During the summer, high temperatures can have several adverse effects on health that should be monitored and prevented whenever possible. Springer Publishing Company wants to highlight the need to remain aware of vulnerable populations, particularly elderly people, children, and pets, that may require additional attention in dealing with summer heat.

The following content is adapted from the New York City Government Heat Brochure as well as Springer Publishing Company's new title Aging, Society, and the Life Course, Fifth Edition by Leslie A. Morgan and Suzanne R. Kunkel.

Understand the risk factors of heat waves:

People at greatest risk during periods of extreme heat are those who:

  • Are 65 years or older
  • Have chronic medical conditions or take psychotropic or other medications
  • Have impaired judgement from dementia or serious mental illness
  • Abuse drugs or drink heavily
  • Are socially isolated or home-bound
  • Are overweight

If you have a medical condition, check with your physician about precautions you should take during hot weather.

In the event of a forecasted heat wave:

  • Help keep your home cool by installing window shades or awnings to block the sun.
  • If you have an air conditioner, make sure it works properly.
  • If you don’t have air conditioning, keep your windows open so fresh air may flow through your home.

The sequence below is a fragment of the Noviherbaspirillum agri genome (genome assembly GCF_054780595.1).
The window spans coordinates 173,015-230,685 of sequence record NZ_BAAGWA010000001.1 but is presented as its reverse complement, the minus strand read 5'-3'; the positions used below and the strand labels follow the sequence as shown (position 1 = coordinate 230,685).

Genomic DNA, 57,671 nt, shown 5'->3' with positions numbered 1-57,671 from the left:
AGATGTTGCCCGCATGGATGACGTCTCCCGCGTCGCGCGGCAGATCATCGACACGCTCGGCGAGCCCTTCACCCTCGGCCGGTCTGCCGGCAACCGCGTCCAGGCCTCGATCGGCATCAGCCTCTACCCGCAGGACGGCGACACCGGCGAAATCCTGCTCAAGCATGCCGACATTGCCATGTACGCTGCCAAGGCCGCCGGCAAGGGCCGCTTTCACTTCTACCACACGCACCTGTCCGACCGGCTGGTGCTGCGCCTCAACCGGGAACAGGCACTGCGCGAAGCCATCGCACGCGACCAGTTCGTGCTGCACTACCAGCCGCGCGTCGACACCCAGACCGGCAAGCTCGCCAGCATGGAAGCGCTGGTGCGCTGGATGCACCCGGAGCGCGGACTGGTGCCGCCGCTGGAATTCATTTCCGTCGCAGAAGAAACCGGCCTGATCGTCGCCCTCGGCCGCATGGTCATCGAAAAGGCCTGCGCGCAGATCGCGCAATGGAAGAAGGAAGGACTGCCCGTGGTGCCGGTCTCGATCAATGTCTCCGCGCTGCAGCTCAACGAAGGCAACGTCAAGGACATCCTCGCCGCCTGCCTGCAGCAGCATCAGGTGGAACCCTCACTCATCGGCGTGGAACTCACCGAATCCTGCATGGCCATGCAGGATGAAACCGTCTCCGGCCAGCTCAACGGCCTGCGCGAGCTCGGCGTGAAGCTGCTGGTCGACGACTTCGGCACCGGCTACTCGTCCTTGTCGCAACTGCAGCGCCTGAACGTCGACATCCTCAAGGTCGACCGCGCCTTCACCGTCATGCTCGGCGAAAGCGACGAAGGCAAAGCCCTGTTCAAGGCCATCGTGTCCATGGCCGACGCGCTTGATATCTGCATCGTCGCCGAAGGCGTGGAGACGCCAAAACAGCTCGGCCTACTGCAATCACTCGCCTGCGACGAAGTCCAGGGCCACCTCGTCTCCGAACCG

• If you cannot cool your home, consider going to an air-conditioned shopping mall, library, friend or relative’s home, or a cooling center.

Beat the Heat Tips:

  • Stay in a cool place as much as possible. Use an air conditioner if you have one, and set the thermostat no lower than 78 degrees.
  • Check on your neighbors, family, and friends, especially if they are vulnerable to heat-related hazards.
  • Fans work best at night, when they can bring in cooler air from outside.
  • Drink fluids — particularly water — even if you do not feel thirsty. Avoid beverages containing alcohol, caffeine, or high amounts of sugar. One of the greatest dangers of heat exposure is dehydration.
  • Wear lightweight, light-colored, loose-fitting clothing that covers as much of your skin as possible.
  • Never leave children, pets, or those who require special care in a parked car during periods of intense heat.
  • Cool showers or baths may be helpful, but avoid extreme temperature changes.
  • Avoid strenuous activity, especially during the hottest time of day.
  • When outdoors, avoid direct sunlight, wear sunscreen (at least SPF 15), and a hat to protect your face and head. A heat index above 95 degrees is especially dangerous for vulnerable people.

If you have neighbors, family, or friends who are at increased risk, especially those who live alone, make sure they have access to air conditioning and, if needed, offer to help them get to a cool location.

The elderly population is one of the vulnerable groups of people who are at increased risk of dehydration, heat stroke, and heat exhaustion during heat waves. An age-friendly environment provides services and amenities (such as housing, transportation, outdoor space, and social services) that support older adults to be safely active, engaged, and integrated into their communities. However, as we age and spend time in our own spaces, we are often quite hesitant to give them up. Studies have consistently shown that older adults prefer to continue living in their own spaces—apartments, condos, houses, etc. During heat waves, it is important to be aware of these older adults and make sure that our community remains age-friendly and safe for our elderly family members, acquaintances, and neighbors.